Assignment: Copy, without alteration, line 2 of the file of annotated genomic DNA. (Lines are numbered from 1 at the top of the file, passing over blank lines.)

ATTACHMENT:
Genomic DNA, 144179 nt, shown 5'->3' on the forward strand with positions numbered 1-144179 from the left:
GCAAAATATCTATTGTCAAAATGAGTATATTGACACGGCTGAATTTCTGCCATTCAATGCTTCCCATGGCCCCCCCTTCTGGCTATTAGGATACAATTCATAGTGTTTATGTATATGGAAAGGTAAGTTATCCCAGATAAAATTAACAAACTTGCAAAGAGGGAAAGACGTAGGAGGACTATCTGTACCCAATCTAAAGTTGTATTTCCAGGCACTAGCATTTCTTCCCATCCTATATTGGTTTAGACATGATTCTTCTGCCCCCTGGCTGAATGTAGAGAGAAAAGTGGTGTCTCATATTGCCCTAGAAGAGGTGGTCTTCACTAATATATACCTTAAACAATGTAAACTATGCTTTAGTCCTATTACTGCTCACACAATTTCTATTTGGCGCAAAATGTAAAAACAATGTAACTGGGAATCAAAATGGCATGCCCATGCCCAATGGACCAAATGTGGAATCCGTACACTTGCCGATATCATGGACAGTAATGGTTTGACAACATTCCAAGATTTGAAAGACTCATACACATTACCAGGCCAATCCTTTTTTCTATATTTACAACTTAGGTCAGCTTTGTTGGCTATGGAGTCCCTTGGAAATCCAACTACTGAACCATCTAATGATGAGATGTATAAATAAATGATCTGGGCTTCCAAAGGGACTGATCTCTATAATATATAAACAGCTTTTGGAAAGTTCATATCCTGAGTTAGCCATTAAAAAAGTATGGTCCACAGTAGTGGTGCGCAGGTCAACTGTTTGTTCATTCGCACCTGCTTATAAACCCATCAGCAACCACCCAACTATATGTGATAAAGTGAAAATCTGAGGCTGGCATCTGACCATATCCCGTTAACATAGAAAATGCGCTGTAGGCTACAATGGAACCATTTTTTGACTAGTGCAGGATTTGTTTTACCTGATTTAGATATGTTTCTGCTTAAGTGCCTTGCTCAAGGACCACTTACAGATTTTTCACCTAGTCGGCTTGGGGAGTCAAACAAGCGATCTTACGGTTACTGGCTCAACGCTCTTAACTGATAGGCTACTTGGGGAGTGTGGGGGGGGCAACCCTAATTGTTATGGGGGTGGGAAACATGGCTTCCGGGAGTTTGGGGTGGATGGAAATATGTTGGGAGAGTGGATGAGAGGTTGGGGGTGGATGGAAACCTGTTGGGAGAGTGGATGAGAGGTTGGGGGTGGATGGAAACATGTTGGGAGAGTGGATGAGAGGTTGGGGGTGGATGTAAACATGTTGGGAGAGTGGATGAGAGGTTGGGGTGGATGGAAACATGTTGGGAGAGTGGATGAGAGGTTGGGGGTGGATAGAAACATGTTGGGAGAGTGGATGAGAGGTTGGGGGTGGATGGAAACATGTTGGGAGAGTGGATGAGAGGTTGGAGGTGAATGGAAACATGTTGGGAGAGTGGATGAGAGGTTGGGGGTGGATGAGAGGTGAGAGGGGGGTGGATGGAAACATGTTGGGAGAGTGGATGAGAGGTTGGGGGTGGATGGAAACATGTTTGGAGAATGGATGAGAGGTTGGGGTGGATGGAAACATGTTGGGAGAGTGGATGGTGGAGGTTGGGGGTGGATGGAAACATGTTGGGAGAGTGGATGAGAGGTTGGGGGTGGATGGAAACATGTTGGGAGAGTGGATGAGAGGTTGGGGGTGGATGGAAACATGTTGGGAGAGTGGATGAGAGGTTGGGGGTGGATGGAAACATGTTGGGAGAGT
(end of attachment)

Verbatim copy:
GCAAAATATCTATTGTCAAAATGAGTATATTGACACGGCTGAATTTCTGCCATTCAATGCTTCCCATGGCCCCCCCTTCTGGCTATTAGGATACAATTCATAGTGTTTATGTATATGGAAAGGTAAGTTATCCCAGATAAAATTAACAAACTTGCAAAGAGGGAAAGACGTAGGAGGACTATCTGTACCCAATCTAAAGTTGTATTTCCAGGCACTAGCATTTCTTCCCATCCTATATTGGTTTAGACATGATTCTTCTGCCCCCTGGCTGAATGTAGAGAGAAAAGTGGTGTCTCATATTGCCCTAGAAGAGGTGGTCTTCACTAATATATACCTTAAACAATGTAAACTATGCTTTAGTCCTATTACTGCTCACACAATTTCTATTTGGCGCAAAATGTAAAAACAATGTAACTGGGAATCAAAATGGCATGCCCATGCCCAATGGACCAAATGTGGAATCCGTACACTTGCCGATATCATGGACAGTAATGGTTTGACAACATTCCAAGATTTGAAAGACTCATACACATTACCAGGCCAATCCTTTTTTCTATATTTACAACTTAGGTCAGCTTTGTTGGCTATGGAGTCCCTTGGAAATCCAACTACTGAACCATCTAATGATGAGATGTATAAATAAATGATCTGGGCTTCCAAAGGGACTGATCTCTATAATATATAAACAGCTTTTGGAAAGTTCATATCCTGAGTTAGCCATTAAAAAAGTATGGTCCACAGTAGTGGTGCGCAGGTCAACTGTTTGTTCATTCGCACCTGCTTATAAACCCATCAGCAACCACCCAACTATATGTGATAAAGTGAAAATCTGAGGCTGGCATCTGACCATATCCCGTTAACATAGAAAATGCGCTGTAGGCTACAATGGAACCATTTTTTGACTAGTGCAGGATTTGTTTTACCTGATTTAGATATGTTTCTGCTTAAGTGCCTTGCTCAAGGACCACTTACAGATTTTTCACCTAGTCGGCTTGGGGAGTCAAACAAGCGATCTTACGGTTACTGGCTCAACGCTCTTAACTGATAGGCTACTTGGGGAGTGTGGGGGGGGCAACCCTAATTGTTATGGGGGTGGGAAACATGGCTTCCGGGAGTTTGGGGTGGATGGAAATATGTTGGGAGAGTGGATGAGAGGTTGGGGGTGGATGGAAACCTGTTGGGAGAGTGGATGAGAGGTTGGGGGTGGATGGAAACATGTTGGGAGAGTGGATGAGAGGTTGGGGGTGGATGTAAACATGTTGGGAGAGTGGATGAGAGGTTGGGGTGGATGGAAACATGTTGGGAGAGTGGATGAGAGGTTGGGGGTGGATAGAAACATGTTGGGAGAGTGGATGAGAGGTTGGGGGTGGATGGAAACATGTTGGGAGAGTGGATGAGAGGTTGGAGGTGAATGGAAACATGTTGGGAGAGTGGATGAGAGGTTGGGGGTGGATGAGAGGTGAGAGGGGGGTGGATGGAAACATGTTGGGAGAGTGGATGAGAGGTTGGGGGTGGATGGAAACATGTTTGGAGAATGGATGAGAGGTTGGGGTGGATGGAAACATGTTGGGAGAGTGGATGGTGGAGGTTGGGGGTGGATGGAAACATGTTGGGAGAGTGGATGAGAGGTTGGGGGTGGATGGAAACATGTTGGGAGAGTGGATGAGAGGTTGGGGGTGGATGGAAACATGTTGGGAGAGTGGATGAGAGGTTGGGGGTGGATGGAAACATGTTGGGAGAGT